Bedrosian Book Club Podcast: “The Myth of Independence”

Congressional historian Sarah Binder joins neighbor and investment manager Mark Spindel in a look at the history of the relationship between the Federal Reserve and its legislative parent, Congress. The result is the Princeton University Press book The Myth of Independence: How Congress Governs the Federal Reserve.

Central to the book is the notion that the two institutions are interdependent rather than independent. The authors advocate that through legislation over the years, Congress has set up the Federal Reserve to bear the brunt of blame during times of financial crisis. This blend of political science, history, and economics was a hit for our panel. Why is it important to realize the relationship between Congress and the Fed is interdependent? What roles do transparency and accountability play in the relationship?

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Our American Discourse, Ep. 33: How to Take Risks, Make the World a Better Place, and Get Paid

Think of all the public policy problems that the government hasn’t been able to solve. Now imagine that you had a solution for one of them. The government should be interested, right? If your solution really works, they should want to invest in it. They should want to encourage you to make it happen, perhaps monetarily if possible. Well, until recently, they didn’t have many avenues to do so. Enter…“social impact bonds,” and the new system of “payment by results.”

In this episode, Gary Painter walks us through some examples of these new “outcome-based” payment systems to encourage innovative risk-taking to solve wicked problems in public policy.

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Our American Discourse, Ep. 11: Transit-Oriented Development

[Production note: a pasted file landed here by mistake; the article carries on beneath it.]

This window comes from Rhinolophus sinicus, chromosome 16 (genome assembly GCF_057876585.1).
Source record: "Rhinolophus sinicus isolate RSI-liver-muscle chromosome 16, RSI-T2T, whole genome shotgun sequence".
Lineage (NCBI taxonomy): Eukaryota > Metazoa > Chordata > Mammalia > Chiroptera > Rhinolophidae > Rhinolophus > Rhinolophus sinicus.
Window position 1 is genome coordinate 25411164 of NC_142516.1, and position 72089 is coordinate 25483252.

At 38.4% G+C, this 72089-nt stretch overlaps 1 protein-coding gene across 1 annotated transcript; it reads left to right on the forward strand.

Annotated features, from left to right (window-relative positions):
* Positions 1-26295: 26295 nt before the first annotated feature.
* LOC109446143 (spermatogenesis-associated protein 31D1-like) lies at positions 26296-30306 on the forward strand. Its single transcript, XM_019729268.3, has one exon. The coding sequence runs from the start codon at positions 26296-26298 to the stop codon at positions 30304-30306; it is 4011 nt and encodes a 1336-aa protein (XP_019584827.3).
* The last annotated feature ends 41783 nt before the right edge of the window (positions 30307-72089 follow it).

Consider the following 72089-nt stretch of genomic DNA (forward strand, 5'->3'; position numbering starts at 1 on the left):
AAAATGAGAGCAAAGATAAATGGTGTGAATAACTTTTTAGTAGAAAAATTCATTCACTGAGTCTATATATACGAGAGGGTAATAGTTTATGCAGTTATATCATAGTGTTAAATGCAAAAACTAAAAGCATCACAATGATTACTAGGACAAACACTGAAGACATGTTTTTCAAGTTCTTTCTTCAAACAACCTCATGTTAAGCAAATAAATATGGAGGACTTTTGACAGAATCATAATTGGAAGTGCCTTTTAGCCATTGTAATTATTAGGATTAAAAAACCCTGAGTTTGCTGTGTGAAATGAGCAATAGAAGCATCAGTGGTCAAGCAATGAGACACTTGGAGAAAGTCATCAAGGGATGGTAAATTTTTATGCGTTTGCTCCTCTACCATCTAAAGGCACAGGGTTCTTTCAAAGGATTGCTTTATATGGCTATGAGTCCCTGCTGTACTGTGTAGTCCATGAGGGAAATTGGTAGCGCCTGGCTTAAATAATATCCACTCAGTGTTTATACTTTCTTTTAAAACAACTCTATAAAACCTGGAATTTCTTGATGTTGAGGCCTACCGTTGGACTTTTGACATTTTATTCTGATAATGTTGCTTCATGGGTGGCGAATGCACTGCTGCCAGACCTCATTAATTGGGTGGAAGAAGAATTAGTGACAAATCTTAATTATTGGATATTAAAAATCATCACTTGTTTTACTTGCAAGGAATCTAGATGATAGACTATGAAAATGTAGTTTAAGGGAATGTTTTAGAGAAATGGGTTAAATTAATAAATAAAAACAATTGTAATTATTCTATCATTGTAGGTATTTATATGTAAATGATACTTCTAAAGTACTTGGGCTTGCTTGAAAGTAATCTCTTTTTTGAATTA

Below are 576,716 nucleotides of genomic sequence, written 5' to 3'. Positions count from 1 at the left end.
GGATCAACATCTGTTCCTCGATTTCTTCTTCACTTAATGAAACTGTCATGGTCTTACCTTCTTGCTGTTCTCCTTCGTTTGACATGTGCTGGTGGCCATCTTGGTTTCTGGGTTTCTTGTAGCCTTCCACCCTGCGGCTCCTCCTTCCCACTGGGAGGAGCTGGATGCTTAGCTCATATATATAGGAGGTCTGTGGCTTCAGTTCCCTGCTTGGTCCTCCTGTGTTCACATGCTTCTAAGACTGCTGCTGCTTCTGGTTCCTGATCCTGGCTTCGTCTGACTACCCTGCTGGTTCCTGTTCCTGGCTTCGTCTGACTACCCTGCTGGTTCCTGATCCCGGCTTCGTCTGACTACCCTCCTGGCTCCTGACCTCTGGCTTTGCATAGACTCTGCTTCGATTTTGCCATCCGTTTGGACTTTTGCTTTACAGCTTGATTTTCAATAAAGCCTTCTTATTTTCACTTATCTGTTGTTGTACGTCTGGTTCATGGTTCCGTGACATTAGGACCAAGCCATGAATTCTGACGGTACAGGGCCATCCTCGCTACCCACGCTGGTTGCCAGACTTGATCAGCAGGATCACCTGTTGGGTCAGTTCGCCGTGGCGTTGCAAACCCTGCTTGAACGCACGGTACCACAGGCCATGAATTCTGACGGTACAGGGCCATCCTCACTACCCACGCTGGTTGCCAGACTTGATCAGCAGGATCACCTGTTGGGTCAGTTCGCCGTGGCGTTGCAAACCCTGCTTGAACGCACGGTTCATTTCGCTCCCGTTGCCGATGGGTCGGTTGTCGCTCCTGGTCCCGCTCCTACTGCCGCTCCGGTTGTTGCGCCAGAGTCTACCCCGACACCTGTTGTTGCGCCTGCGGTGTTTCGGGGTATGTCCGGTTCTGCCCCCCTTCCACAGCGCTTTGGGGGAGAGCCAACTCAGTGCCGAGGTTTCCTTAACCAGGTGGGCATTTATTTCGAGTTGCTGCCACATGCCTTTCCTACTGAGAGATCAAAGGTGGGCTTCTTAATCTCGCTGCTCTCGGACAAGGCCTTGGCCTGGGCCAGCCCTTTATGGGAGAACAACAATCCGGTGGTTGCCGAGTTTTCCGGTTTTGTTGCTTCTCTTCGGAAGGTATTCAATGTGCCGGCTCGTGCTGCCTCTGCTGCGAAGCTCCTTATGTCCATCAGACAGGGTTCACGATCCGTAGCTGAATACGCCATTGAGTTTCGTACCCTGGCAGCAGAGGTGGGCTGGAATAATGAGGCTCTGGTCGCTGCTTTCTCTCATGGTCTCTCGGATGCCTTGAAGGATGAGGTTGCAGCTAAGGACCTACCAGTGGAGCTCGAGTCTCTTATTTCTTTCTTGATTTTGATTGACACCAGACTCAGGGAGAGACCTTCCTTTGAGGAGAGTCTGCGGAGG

Time and time again, we hear that we’re living in an “urban renaissance.” People are moving back into the cities, and cities are once again building the things that people want. But where should they go? In an age of congested freeways and greenhouse gas emissions, gentrification and concentrated poverty, suburban sprawl and all sorts of inequality, where is the best place to build, to live, to walk, and to shop? One answer has been touted to address all those problems: near public transit.

In this episode, we define, describe, and debate “transit-oriented development” with Seva Rodnyansky.

Mr. Rodnyansky is a Ph.D. candidate in urban planning and development at the Sol Price School of Public Policy at the University of Southern California. Prior to joining USC, he served as a senior consultant for Booz & Company. He holds a Bachelor’s in economics, urban studies, and mathematical methods in the social sciences from Northwestern University.

To listen to this episode of Our American Discourse, click the orange arrow in the Soundcloud player at the top of this post. Or you can download it and subscribe through iTunes, Soundcloud, or Google Play.

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“Our American Discourse” is produced by Aubrey HicksJonathan Schwartz, and myself, and mixed by Corey and Ryan Hedden.

Our American Discourse, Ep. 5: The Art of Leadership in Precarious Times

The great leadership gurus usually tell a story of virtue rising to the top. They advise us to think positive, treat everyone with respect, and follow our moral compass. But we don’t have to look far to see leaders who turn this wisdom on its head. Negativity, disrespect, and divisiveness seem to be the order of the day. Were the experts wrong? Is good leadership dead? Surely there must be a more realistic way to understand the whims of the masses — and make straight their path once more. 

In this episode, we get a more realistic take on leadership from the contrarian guru Rob Asghar.

Mr. Asghar is a special advisor to the president of the University of Southern California, a University Fellow at USC’s Center on Public Diplomacy, and a member of the Pacific Council on International Policy. He is the author, most recently, of the book USC: A Transformation, 2010-2015, and before that, he authored the book Leadership Is Hell: How to Manage Well and Escape with Your Soul.

To listen to this episode of Our American Discourse, click the orange arrow in the Soundcloud player at the top of this post. Or you can download it and subscribe through iTunes, Soundcloud, or Google Play.

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“Our American Discourse” is produced by Aubrey HicksJonathan Schwartz, and myself, and mixed by Corey Hedden.